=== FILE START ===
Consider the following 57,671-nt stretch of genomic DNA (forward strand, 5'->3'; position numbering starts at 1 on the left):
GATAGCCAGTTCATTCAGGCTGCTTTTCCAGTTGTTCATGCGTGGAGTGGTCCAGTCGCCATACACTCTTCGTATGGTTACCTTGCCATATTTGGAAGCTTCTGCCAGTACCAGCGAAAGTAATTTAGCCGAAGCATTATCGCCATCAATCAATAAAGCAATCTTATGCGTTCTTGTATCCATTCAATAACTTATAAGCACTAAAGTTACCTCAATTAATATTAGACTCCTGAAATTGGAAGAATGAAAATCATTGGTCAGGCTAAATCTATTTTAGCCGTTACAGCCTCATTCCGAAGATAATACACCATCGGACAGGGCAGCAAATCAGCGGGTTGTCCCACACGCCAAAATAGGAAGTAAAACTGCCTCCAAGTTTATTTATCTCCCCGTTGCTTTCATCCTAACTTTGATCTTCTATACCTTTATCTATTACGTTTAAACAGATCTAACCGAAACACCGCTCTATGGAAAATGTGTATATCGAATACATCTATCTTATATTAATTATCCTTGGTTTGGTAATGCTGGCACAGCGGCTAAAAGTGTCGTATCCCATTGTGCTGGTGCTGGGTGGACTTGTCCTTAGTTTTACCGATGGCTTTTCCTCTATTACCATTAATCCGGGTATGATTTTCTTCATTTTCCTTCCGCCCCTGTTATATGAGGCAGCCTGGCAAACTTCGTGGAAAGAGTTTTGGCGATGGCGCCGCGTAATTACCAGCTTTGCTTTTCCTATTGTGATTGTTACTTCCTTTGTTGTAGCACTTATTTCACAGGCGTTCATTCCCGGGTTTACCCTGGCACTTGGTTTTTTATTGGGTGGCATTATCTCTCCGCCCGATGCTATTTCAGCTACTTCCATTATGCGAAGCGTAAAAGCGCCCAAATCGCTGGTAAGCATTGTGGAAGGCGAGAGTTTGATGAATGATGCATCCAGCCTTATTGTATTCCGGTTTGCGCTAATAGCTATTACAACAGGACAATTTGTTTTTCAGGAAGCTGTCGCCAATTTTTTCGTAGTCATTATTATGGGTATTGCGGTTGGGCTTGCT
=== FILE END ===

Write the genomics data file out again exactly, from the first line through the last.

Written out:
Consider the following 57,671-nt stretch of genomic DNA (forward strand, 5'->3'; position numbering starts at 1 on the left):
GATAGCCAGTTCATTCAGGCTGCTTTTCCAGTTGTTCATGCGTGGAGTGGTCCAGTCGCCATACACTCTTCGTATGGTTACCTTGCCATATTTGGAAGCTTCTGCCAGTACCAGCGAAAGTAATTTAGCCGAAGCATTATCGCCATCAATCAATAAAGCAATCTTATGCGTTCTTGTATCCATTCAATAACTTATAAGCACTAAAGTTACCTCAATTAATATTAGACTCCTGAAATTGGAAGAATGAAAATCATTGGTCAGGCTAAATCTATTTTAGCCGTTACAGCCTCATTCCGAAGATAATACACCATCGGACAGGGCAGCAAATCAGCGGGTTGTCCCACACGCCAAAATAGGAAGTAAAACTGCCTCCAAGTTTATTTATCTCCCCGTTGCTTTCATCCTAACTTTGATCTTCTATACCTTTATCTATTACGTTTAAACAGATCTAACCGAAACACCGCTCTATGGAAAATGTGTATATCGAATACATCTATCTTATATTAATTATCCTTGGTTTGGTAATGCTGGCACAGCGGCTAAAAGTGTCGTATCCCATTGTGCTGGTGCTGGGTGGACTTGTCCTTAGTTTTACCGATGGCTTTTCCTCTATTACCATTAATCCGGGTATGATTTTCTTCATTTTCCTTCCGCCCCTGTTATATGAGGCAGCCTGGCAAACTTCGTGGAAAGAGTTTTGGCGATGGCGCCGCGTAATTACCAGCTTTGCTTTTCCTATTGTGATTGTTACTTCCTTTGTTGTAGCACTTATTTCACAGGCGTTCATTCCCGGGTTTACCCTGGCACTTGGTTTTTTATTGGGTGGCATTATCTCTCCGCCCGATGCTATTTCAGCTACTTCCATTATGCGAAGCGTAAAAGCGCCCAAATCGCTGGTAAGCATTGTGGAAGGCGAGAGTTTGATGAATGATGCATCCAGCCTTATTGTATTCCGGTTTGCGCTAATAGCTATTACAACAGGACAATTTGTTTTTCAGGAAGCTGTCGCCAATTTTTTCGTAGTCATTATTATGGGTATTGCGGTTGGGCTTGCT